Author(s): Jon Kalman Stefansson
In a remote part of Iceland, a boy and his friend Barethur join a boat to fish for cod. A winter storm surprises them out at sea and Barethur, who has forgotten his waterproof as he was too absorbed in 'Paradise Lost', succumbs to the ferocious cold and dies. Appalled by the death and by the fishermen's callous ability to set about gutting the fatal catch, the boy leaves the village, intending to return the book to its owner. The extreme hardship and danger of the journey is of little consequence to him - he has already resolved to join his friend in death. But once in the town he immerses himself in the stories and lives of its inhabitants, and decides that he cannot be with his friend just yet.
Set at the turn of the twentieth century, Heaven and Hell is a perfectly formed, vivid and timeless story, lyrical in style, and as intense a reading experience as the forces of the Icelandic landscape themselves. An outstandingly moving novel.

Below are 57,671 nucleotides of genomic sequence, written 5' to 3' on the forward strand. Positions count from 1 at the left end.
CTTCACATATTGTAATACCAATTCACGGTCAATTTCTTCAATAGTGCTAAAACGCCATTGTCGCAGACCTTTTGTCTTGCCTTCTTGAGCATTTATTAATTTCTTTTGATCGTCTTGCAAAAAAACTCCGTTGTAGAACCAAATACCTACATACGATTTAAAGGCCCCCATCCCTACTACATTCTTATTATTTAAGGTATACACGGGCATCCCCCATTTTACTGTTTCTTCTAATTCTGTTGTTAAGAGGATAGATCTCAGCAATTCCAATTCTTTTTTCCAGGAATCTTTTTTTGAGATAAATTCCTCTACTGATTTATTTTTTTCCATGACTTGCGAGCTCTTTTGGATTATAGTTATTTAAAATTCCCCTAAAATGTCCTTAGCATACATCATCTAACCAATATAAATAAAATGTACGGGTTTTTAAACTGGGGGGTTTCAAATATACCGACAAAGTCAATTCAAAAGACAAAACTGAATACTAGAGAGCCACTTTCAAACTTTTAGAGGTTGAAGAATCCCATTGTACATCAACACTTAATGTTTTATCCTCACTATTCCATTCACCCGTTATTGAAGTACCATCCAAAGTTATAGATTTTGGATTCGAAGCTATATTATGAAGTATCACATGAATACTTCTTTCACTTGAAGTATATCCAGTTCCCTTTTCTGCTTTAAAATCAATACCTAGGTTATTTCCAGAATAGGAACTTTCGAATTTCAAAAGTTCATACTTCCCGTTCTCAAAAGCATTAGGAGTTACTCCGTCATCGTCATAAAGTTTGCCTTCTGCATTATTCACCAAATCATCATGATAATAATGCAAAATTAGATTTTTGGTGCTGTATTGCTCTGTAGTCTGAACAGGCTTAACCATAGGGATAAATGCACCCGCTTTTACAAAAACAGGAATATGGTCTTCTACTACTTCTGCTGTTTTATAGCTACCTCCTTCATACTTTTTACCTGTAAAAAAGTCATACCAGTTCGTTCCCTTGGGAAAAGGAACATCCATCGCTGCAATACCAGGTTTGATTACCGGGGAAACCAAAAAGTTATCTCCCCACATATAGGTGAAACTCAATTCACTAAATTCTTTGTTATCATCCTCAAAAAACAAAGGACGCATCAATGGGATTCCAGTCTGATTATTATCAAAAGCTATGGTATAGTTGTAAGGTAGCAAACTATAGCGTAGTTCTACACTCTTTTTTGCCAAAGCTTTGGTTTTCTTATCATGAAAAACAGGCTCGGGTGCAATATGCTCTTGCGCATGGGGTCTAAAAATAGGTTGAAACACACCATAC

'The author has a lyrical, poetic style ... the action unfolds vividly and dramatically, and the reader feels part of the scene. The combination creates an unusually intense reading experience' Alannah Hopkinson, Irish Examiner
Jon Kalman Stefansson was born in Reykjavik in 1963. His novels have been nominated three times for the Nordic Council Prize for Literature (2001, 2004, 2007) and his novel Summer Light, and then Comes the Night received the Icelandic Prize for Literature in 2005.
Phil Roughton is the translator of, among others, the works of Halldor Laxness and The Islander, a biography of Laxness by Halldor Gudmundsson (MacLehose Press, 2008). He lives and works in Reykjavik.